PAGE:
Courtesy of teresa59, here's the whole of last night's Rigoletto first act live from Mantua, in convenient bite-sized chunks:
**********the rest is over the page*************
interested to hear your views Intermezzo I thought the whole thing was superb settings,direction acting and most of the singing when edited likely to become the definitive film of Rigoletto however is it time for Domingo to hang up his boots while still at the top?
Hugh Kerr |
06 September 2010 at 09:58 AM
After the famous live Domingo Tosca, I had high hopes for this but have come away rather disappointed. The whole production, audio and video, seriously needed to back up ten or twenty feet. This is what live opera must sound like from within the womb of a on-stage diva...
Steve W |
06 September 2010 at 11:38 AM
The vocal recording does seem off I agree. The individual microphones seem to remove all sense of the space they are singing in. Presumably the spaces varied hugely acoustically, billowy halls and such, but whatever method they used just sounds wrong to me (looks almost lip-synched which I suspect is true of the chorus). I can't say I'm that enamoured of the whole production frankly, there's something incredibly unsubtle about the staging and the performances don't exactly set my heart aflame. Domingo could act a great Rigoletto but he's just phoning this performance in.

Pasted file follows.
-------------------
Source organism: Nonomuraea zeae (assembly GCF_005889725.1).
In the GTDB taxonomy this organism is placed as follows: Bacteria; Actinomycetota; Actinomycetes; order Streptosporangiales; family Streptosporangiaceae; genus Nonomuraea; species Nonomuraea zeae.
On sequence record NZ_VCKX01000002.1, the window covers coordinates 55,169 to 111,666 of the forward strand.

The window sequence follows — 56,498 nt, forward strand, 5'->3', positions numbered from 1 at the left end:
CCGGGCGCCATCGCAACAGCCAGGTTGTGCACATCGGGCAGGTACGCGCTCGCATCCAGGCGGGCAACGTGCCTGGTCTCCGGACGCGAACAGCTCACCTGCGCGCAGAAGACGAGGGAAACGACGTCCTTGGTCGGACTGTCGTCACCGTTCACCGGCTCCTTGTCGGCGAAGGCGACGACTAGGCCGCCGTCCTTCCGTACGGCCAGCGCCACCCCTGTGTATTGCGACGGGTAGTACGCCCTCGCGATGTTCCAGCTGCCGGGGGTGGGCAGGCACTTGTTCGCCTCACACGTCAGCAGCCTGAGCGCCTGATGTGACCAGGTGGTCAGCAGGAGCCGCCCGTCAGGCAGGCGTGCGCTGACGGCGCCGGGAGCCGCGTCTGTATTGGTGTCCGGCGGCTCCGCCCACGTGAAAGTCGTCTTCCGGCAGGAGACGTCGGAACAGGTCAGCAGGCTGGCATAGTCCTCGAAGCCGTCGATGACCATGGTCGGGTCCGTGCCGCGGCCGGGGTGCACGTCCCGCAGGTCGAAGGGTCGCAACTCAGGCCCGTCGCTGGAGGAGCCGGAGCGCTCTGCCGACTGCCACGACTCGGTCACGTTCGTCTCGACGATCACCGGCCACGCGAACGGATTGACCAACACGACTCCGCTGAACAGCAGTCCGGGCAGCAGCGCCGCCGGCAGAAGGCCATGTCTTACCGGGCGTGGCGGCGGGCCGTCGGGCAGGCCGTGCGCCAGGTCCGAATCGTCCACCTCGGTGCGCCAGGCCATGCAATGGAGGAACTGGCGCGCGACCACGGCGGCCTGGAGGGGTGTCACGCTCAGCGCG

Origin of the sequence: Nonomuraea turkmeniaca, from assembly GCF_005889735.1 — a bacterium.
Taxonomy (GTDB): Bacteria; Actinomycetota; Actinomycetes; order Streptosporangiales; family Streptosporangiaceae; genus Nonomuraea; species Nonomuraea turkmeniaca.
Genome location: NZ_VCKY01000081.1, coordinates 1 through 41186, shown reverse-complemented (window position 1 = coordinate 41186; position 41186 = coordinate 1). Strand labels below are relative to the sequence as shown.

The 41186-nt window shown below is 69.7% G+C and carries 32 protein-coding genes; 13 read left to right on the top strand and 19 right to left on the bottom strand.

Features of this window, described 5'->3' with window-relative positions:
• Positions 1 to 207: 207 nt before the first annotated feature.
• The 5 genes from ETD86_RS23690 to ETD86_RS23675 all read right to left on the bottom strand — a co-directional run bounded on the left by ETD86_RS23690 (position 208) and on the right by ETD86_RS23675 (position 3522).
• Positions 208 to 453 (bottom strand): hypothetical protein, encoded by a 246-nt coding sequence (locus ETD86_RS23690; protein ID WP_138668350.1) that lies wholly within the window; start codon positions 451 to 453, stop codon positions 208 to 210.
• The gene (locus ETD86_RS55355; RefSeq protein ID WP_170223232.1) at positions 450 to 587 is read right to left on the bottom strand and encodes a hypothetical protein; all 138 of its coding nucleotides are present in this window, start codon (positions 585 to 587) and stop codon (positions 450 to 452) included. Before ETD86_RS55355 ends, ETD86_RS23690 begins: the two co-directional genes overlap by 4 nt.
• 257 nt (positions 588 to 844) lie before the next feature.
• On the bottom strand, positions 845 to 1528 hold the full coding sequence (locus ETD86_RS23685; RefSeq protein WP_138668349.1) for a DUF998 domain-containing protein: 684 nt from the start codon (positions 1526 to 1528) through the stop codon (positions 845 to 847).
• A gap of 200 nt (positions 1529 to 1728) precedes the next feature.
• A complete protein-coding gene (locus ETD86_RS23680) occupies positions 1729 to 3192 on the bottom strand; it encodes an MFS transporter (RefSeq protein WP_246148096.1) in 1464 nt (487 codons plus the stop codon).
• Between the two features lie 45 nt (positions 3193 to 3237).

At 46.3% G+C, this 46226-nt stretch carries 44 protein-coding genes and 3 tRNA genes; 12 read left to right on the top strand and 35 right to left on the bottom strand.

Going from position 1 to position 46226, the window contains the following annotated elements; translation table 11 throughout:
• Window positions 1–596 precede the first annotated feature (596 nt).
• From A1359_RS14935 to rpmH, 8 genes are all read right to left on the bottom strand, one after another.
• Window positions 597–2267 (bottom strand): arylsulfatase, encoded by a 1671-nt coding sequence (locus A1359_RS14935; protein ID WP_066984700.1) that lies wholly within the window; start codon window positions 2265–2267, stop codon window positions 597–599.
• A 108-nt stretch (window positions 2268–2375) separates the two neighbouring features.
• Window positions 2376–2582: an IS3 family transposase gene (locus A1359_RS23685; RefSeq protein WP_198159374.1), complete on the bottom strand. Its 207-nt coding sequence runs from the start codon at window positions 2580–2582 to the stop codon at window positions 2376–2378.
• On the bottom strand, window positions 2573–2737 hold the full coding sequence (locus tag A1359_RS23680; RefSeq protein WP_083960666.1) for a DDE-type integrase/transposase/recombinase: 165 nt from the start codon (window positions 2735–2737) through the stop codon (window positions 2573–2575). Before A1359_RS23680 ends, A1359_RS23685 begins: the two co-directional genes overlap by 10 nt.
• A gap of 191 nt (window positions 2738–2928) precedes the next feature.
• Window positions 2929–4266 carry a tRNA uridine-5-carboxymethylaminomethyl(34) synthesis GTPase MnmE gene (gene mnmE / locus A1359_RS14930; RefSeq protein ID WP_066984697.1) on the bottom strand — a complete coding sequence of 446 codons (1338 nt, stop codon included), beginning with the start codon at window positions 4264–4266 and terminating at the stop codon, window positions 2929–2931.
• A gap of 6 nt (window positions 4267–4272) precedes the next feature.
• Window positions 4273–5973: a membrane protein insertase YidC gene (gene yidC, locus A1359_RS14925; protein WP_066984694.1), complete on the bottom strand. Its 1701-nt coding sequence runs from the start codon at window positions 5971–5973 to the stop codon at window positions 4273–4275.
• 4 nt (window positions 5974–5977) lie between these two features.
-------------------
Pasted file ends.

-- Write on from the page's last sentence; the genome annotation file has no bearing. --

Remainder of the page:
06 September 2010 at 11:02 PM
I was concerned at Domingo's performance; there was quite some trouble at the end of act 2. Perhaps the close microphones made things seem worse than they were
06 September 2010 at 11:15 PM
I yield to none in my admiration and veneration of Placido Domingo. He's undoubtedly the miracle opera man (in terms of the diversity and size of his repertoire past and present) and he has surely earned a very secure place in opera history. Having said that, I am not so certain he is making the right decisions in singing baritone roles. Something (to MY ears, anyway) doesn't sound right. His singing even in the beginning of his career had a sort of baritone timbre to it, very similar to Jonas Kaufmann. Domingo DID have a valid high C during the seventies and eighties (attested to by Birgit Nilsson, who sang Turandot alongside him), but in recent decades those top B's and C's got shaved off.
Now he's singing baritone roles, but the tenor timbre is still prominent enough to come through in spades, and one is not used to this kind of a sound for Rigoletto, Boccanegra, Scarpia, etc.
Also, having completely exhausted the tenor repertoire (with 131 stage roles in Italian, French, German, Spanish, and Russian),
save for the bel canto, where else is he supposed to go?
Perhaps it's time for him to leave the opera stage, do a worldwide farewell concert tour --- and finally call it quits.
Les Mitchell |
18 July 2011 at 09:33 PM
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